“I’ll do my best not to harm her.”
Adel deftly picked up something that resembled a crochet hook.
“Not a job for the squeamish,” Darius said, averting his eyes. “It’s a comfort to know the brain is a useless organ, of little value, but the least damage we do the better.”
“Perhaps not entirely useless.” Adel was interested in medical matters and would have liked to have been a doctor and helped cure the sick if he’d had the opportunity. “We know the brain plays a role in various ailments such as epilepsy. We know it has hemispheres and a membrane and is encased in mucous. And there have been reports of successful brain surgery in some cases.”
“That may be true, but for our purposes we need to remove it quickly before it decays.”
“Yes, that’s always a good reason.” Adel took a deep breath and inserted the metal hook into the corpse’s nose. It wasn’t the first brain he’d removed, but even without emotional involvement, it was a taxing procedure. Whatever the current debate on the brain’s importance in the body, it had to be done in stages and therefore required a strong stomach, as well as a steady hand.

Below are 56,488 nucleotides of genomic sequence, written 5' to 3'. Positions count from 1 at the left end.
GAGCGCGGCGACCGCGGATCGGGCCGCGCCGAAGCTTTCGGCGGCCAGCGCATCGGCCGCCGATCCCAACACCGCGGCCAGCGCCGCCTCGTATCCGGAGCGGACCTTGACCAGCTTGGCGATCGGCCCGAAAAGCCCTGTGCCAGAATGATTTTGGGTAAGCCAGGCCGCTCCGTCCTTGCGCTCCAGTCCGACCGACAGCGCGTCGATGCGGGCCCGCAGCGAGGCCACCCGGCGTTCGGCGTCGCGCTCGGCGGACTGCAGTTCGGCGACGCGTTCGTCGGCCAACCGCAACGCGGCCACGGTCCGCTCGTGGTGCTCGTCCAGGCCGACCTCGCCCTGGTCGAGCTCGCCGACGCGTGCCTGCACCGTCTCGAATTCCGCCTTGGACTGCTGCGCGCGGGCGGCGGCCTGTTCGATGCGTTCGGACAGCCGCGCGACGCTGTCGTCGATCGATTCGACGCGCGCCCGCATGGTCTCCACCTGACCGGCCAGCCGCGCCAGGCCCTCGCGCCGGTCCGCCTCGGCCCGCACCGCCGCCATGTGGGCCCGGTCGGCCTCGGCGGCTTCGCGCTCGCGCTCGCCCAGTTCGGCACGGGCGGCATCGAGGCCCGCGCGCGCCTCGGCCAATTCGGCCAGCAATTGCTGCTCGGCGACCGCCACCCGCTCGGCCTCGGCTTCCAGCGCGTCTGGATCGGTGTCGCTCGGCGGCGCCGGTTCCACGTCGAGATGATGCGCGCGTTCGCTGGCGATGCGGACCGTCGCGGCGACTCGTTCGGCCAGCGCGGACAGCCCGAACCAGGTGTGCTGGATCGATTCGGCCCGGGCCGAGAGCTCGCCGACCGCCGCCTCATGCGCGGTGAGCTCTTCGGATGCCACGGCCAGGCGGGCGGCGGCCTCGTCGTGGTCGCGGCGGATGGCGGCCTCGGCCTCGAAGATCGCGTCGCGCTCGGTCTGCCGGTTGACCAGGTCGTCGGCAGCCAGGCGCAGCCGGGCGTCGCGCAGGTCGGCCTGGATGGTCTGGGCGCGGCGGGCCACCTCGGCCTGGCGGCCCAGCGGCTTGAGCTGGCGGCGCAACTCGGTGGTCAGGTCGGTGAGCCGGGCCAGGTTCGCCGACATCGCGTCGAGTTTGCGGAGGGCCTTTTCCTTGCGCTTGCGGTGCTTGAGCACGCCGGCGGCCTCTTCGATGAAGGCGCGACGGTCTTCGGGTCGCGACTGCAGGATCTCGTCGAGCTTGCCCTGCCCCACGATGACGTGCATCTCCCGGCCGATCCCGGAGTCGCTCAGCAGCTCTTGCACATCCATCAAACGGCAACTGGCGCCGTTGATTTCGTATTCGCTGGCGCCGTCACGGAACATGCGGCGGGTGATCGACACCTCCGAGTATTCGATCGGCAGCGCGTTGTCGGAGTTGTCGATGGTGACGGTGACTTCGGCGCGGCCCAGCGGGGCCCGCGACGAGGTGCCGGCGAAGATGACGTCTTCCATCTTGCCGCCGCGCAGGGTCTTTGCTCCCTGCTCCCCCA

His father was sweating profusely and it wasn’t just from the heat. He took off his mask and handed it to Adel.
“If you can manage without me, I think I’ll leave you to it for a bit, son,” Darius said. “I’m popping home, but call me if you need me.”
“I should be fine, but before you go, do you want me to cover her over with natron, or shall I leave you to do that?”
Darius swallowed. “If you don’t mind doing it yourself, that would be helpful.”
Darius walked the short distance from the tent to his house where he was met by his wife on the rooftop, the coolest part of the house.
“You look a little pale. Can I get you anything?” she asked.
“A beer would be good.”
The beer which came from a nearby brewery was surprisingly nutritious. It was also a necessity in a land where getting hold of clean water could sometimes be a problem. Unless you were poor, it was advisable to use the Nile for fishing and washing clothes rather than drinking its water.
“Ah, that tastes good,” Darius said, supping thirstily.
His wife’s eyes rested on him. They were kind - like Zara’s had once been.
“What you are doing can’t be easy. Not when you’ve known her. She was such a nice lady,” she said.
“She was and it isn’t.” Darius examined his feet. They didn’t seem so large now he was a grown man. “I just want to do my best for her. Make sure she’s given every chance.”